Provide a more robust learning environment for players while developing Stronger Coaches & Administrators
Developing an effective player-centric learning environment is a challenge across the country for rugby with so few parents familiar with the game and a general lack of rugby literacy.
What typically separates the strongest youth rugby clubs and high school rugby programs from everyone else is the quality and quantity of their coaching and administrative staff. It is important to note that you have to have both organized administrators that will manage the players and their families off the field AND effective coaches that continually look to develop the best learning environments for their players on the field. I know for my own club, we are always struggling to find enough smart, experienced, committed coaches and administrators.
So how do we provide a more effective learning environment for our rugby players and develop stronger coaches and administrators?
A) Commit to the Culture: Rugby has long been steeped in the values of respect and camaraderie and for our own club developing ‘Leaders for Good through the game of rugby’ is something we continually strive for, even when we fall short. The culture of rugby is a key part of the game and one that clubs should emphasize and commit to as they look to recruit new coaches, administrators, and sponsors.
B) Quality over Quantity: One of the mistakes that I continue to see in youth rugby is the push to start new clubs or teams without adequate coaching, administrative and/or funding resources. Too often, we see youth clubs or high school programs that start up for a year or two and then disappear or consistently show up for matches with not enough players to field their own teams. This not only has a deleterious effect on the clubs and programs that they compete with, but more importantly the players and families that go through these programs are often left with experiences that are disappointing and sour them on our game. The challenge of creating new programs that are not adequately prepared for high school rugby can be exacerbated by rules that state players cannot play in a specific season if they do not attend a specific school, which incentivizes the development of a new program that may not be ready. I also think current clubs and programs could do a better job of communicating with one another to work collaboratively to support coach and administrator development and partner with any new clubs or programs that are getting started in the region.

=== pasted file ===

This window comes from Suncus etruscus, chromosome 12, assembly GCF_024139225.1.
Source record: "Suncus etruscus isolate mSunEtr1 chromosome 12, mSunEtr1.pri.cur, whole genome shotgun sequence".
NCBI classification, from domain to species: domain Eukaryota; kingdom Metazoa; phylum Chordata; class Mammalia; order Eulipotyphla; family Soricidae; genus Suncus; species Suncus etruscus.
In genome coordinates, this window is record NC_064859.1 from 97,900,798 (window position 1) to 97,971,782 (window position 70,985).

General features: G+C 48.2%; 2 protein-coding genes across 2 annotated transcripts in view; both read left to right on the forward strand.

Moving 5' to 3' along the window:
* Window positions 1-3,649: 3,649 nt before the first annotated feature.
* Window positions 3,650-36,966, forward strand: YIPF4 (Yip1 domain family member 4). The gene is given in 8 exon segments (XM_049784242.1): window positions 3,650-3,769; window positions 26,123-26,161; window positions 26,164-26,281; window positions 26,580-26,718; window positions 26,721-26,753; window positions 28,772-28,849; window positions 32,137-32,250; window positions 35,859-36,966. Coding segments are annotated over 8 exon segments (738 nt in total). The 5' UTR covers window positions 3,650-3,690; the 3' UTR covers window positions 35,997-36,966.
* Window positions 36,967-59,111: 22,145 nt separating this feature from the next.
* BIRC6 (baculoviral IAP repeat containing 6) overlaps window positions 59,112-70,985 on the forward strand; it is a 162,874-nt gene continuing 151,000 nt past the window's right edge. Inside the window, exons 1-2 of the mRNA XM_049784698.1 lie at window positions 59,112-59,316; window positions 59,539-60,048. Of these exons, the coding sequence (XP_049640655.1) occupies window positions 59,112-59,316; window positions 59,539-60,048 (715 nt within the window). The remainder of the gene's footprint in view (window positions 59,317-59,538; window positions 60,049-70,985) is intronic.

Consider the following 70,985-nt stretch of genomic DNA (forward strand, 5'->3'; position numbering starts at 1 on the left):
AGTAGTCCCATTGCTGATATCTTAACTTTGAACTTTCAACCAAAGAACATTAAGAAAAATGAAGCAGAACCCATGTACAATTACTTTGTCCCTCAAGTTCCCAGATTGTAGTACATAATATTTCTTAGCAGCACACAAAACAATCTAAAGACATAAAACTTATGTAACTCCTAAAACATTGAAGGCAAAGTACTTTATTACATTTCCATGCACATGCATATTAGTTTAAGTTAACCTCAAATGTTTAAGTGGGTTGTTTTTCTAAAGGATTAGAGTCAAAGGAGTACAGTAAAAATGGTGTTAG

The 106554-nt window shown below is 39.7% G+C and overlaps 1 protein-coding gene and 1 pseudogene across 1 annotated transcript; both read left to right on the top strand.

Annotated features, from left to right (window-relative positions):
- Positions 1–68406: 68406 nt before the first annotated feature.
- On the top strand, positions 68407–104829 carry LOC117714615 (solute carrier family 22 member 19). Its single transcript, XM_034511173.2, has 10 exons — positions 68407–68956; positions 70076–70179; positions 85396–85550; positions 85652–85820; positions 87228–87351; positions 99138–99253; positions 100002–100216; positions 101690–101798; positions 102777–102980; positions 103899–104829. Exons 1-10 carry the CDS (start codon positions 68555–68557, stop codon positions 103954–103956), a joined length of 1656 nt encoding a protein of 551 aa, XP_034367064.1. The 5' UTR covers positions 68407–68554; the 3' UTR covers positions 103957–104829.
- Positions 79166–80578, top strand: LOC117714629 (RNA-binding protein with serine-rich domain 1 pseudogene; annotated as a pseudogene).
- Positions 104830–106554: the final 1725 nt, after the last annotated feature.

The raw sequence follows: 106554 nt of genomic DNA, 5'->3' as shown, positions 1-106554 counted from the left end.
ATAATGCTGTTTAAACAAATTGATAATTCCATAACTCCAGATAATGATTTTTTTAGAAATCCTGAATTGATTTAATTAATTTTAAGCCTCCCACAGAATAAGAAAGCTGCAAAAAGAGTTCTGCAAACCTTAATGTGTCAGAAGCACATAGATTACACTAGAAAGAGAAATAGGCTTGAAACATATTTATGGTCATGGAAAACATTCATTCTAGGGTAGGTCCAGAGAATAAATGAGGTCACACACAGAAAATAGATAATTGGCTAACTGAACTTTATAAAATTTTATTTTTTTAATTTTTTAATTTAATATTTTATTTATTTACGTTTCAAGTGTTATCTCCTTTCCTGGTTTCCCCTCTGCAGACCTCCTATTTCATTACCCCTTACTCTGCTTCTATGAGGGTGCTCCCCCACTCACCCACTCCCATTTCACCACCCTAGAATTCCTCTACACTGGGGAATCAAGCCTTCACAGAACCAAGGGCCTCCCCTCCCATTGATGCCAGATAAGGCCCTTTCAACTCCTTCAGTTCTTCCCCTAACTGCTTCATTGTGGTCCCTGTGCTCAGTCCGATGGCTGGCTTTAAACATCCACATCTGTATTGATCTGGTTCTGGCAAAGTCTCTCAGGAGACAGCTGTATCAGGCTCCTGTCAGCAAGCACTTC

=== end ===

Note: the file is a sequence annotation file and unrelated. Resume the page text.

C) Play the long game and get players, coaches and administrators started earlier and involved longer: While everyone loves to talk about the physicality of rugby, the reality is that it takes more time and investment to get a player mentally ready for the game than their body. This is true for players, but it is just as relevant for developing coaches and administrators to the game. Players and coaches that come from other primary American sports (American football, soccer, wrestling, …) will struggle typically at least one full season understanding how rugby is pretty different, the models for players and coaching is unique and requires time and work to become effective. Even administrators who come from other youth sports can struggle with things like hosting matches and scheduling in rugby that can be more chaotic than other youth sports.
The reality is you need to think of your players and coaches like a long-term investment, no matter how athletic a new player is or how smart a prospective coach appears they will need time to develop, and likely a season or two (or three) before they are contributing anywhere near their potential. Youth clubs that start at u12 or u14 will always be at a disadvantage when they play clubs that start at u8. High school teams that focus their recruitment efforts on juniors and seniors are making a mistake. Focus on the long-run and get players, coaches, and administrators that you can develop over the long-run.
Josh Williams is the president of the Thunder Rugby Club in Southern California